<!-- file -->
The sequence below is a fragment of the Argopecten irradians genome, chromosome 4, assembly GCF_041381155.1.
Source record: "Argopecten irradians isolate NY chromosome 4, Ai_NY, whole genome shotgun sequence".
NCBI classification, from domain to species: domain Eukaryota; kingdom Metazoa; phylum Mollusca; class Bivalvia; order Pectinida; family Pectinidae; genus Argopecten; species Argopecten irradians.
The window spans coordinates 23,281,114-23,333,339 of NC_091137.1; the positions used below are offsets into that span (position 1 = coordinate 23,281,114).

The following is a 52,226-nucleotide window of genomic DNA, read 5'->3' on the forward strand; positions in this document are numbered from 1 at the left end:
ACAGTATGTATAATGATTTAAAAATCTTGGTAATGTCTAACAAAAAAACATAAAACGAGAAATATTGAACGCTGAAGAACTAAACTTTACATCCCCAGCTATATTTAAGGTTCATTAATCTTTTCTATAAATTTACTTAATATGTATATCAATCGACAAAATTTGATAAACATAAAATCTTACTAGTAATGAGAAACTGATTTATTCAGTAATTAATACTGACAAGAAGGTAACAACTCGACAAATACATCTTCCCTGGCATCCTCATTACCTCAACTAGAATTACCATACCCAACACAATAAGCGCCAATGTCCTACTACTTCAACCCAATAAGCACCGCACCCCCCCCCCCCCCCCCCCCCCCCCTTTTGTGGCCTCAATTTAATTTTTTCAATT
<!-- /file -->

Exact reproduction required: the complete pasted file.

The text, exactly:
The sequence below is a fragment of the Argopecten irradians genome, chromosome 4, assembly GCF_041381155.1.
Source record: "Argopecten irradians isolate NY chromosome 4, Ai_NY, whole genome shotgun sequence".
NCBI classification, from domain to species: domain Eukaryota; kingdom Metazoa; phylum Mollusca; class Bivalvia; order Pectinida; family Pectinidae; genus Argopecten; species Argopecten irradians.
The window spans coordinates 23,281,114-23,333,339 of NC_091137.1; the positions used below are offsets into that span (position 1 = coordinate 23,281,114).

The following is a 52,226-nucleotide window of genomic DNA, read 5'->3' on the forward strand; positions in this document are numbered from 1 at the left end:
ACAGTATGTATAATGATTTAAAAATCTTGGTAATGTCTAACAAAAAAACATAAAACGAGAAATATTGAACGCTGAAGAACTAAACTTTACATCCCCAGCTATATTTAAGGTTCATTAATCTTTTCTATAAATTTACTTAATATGTATATCAATCGACAAAATTTGATAAACATAAAATCTTACTAGTAATGAGAAACTGATTTATTCAGTAATTAATACTGACAAGAAGGTAACAACTCGACAAATACATCTTCCCTGGCATCCTCATTACCTCAACTAGAATTACCATACCCAACACAATAAGCGCCAATGTCCTACTACTTCAACCCAATAAGCACCGCACCCCCCCCCCCCCCCCCCCCCCCCCTTTTGTGGCCTCAATTTAATTTTTTCAATT